Morris Human Rights Commission
As Election Day approaches, the Morris Human Rights Commission would like to share with you the Minnesota Department of Human Rights (MDHR) official statement on the proposed Marriage Amendment. The MDHR is a neutral state agency that investigates charges of illegal discrimination, ensures that businesses seeking state contracts are in compliance with equal opportunity requirements, and strives to eliminate discrimination by educating Minnesotans about their rights and responsibilities under the state Human Rights Act.
In the November 2012 election, Minnesota's voters will be asked to decide whether to amend Minnesota's Constitution to permanently limit the freedom to marry for same sex couples in our state. The question on the ballot will read: "Shall the Minnesota Constitution be amended to provide that only the union of one man and one woman shall be valid or recognized as a marriage in Minnesota?"
In vetoing the proposal to put the Amendment on November's ballot, Governor Mark Dayton urged Minnesotans to reject the Amendment, calling it divisive, un-Minnesotan and un-American. The Governor noted that the authors of our Declaration of Independence intended that governments be formed to secure every citizen's rights, not to selectively deny them or take them away. The U.S. Constitution guarantees all Americans equal rights and protections under the law, and that would clearly include the right of a citizen to marry the person he or she loves, Governor Dayton believes.
Whether Minnesotans vote no or yes on this Amendment, there will be no change in Minnesota law regarding same sex marriage - same sex couples will still be unable to legally marry. But a yes vote will permanently and unnecessarily change Minnesota's Constitution. It will constitutionally limit the freedom of same sex couples to ever marry in Minnesota, and prevent future generations from participating in a conversation about marriage and who should be able to make this lifelong commitment.
A no vote will simply allow the conversation to move forward, and Minnesotans to continue to examine the issues with the guidance of lawmakers, business leaders, clergy, advocates of both sides of the issue, and their own hearts.
This is an important conversation - for the sake of freedom and equal rights, for the welfare of our children and our society, and for Minnesota's economy. In the past few months, a growing number of Minnesota business leaders have spoken out, calling the Marriage Amendment bad for Minnesota's business climate. An environment that respects diversity and is welcoming to everyone is essential for Minnesota companies to recruit and hire the very best talent. But the Marriage Amendment sends the wrong message, and would make it more difficult for our companies to compete and our economy to grow. Those are among the reasons that leaders of world-class Minnesota companies including General Mills, Carlson Companies, St. Jude Medical, and Thomson Reuters have strongly opposed the Amendment.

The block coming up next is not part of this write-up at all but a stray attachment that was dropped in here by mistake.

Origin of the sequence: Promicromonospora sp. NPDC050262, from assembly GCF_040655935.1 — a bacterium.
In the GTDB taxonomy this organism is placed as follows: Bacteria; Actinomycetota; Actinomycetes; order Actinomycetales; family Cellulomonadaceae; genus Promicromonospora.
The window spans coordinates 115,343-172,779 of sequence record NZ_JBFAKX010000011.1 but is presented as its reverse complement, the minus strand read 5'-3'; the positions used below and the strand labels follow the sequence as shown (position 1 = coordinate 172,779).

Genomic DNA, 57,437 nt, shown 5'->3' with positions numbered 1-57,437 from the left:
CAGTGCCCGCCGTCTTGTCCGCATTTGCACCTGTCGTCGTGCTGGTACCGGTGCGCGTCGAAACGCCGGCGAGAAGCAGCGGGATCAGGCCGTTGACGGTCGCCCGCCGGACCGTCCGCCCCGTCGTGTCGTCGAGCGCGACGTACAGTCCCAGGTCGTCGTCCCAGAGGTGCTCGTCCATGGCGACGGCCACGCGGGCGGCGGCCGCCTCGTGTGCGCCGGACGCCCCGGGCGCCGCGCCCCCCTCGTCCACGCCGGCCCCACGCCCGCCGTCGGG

Others who have spoken out in opposition to the Amendment include health professionals, from the Minnesota Nurses Association to the Minnesota Psychological Association, to the Minnesota chapter of the American Academy of Pediatrics. If to business leaders, the Marriage Amendment is an economic issue, to these medical professions, it's a public health issue. Simply put, the Amendment "would be harmful to the health and well-being of children and adolescents," these pediatricians say. They point out that those in the GLBT community risk bullying and violence as result of discrimination, and amending the State's Constitution to limit their freedom to marry could add to the social stigma they face every day.
Minnesota Department of Health Commissioner Dr. Edward P. Ehlinger also considers the Marriage Amendment a major public health issue. "Marriage can be a significant contributor to better physical and mental health regardless of sexual orientation," Commissioner Ehlinger pointed out in a recent commentary in the Star Tribune. In the view of Minnesota's top public health official, the increasing evidence of the health benefits of marriage "highlights the fact that, from a health perspective, it is unacceptable to deny the benefits of marriage to any committed couple."
Marriage is about love, commitment and responsibility. These are core values that provide stability to families and entire communities. Minnesota's same sex couples seek to make the same commitment and share in the same joys and responsibilities as opposite sex couples. In joining with business and civic leaders, our governor, and thousands of other Minnesotans in opposing this Amendment, all they ask is that this important conversation about the role of marriage continue, and that they be allowed to make their case.
You can read more about the Minnesota Department of Human Rights online at www.humanrights.state.mn.us. Next week's article will focus on one Commission member's perspective on marriage.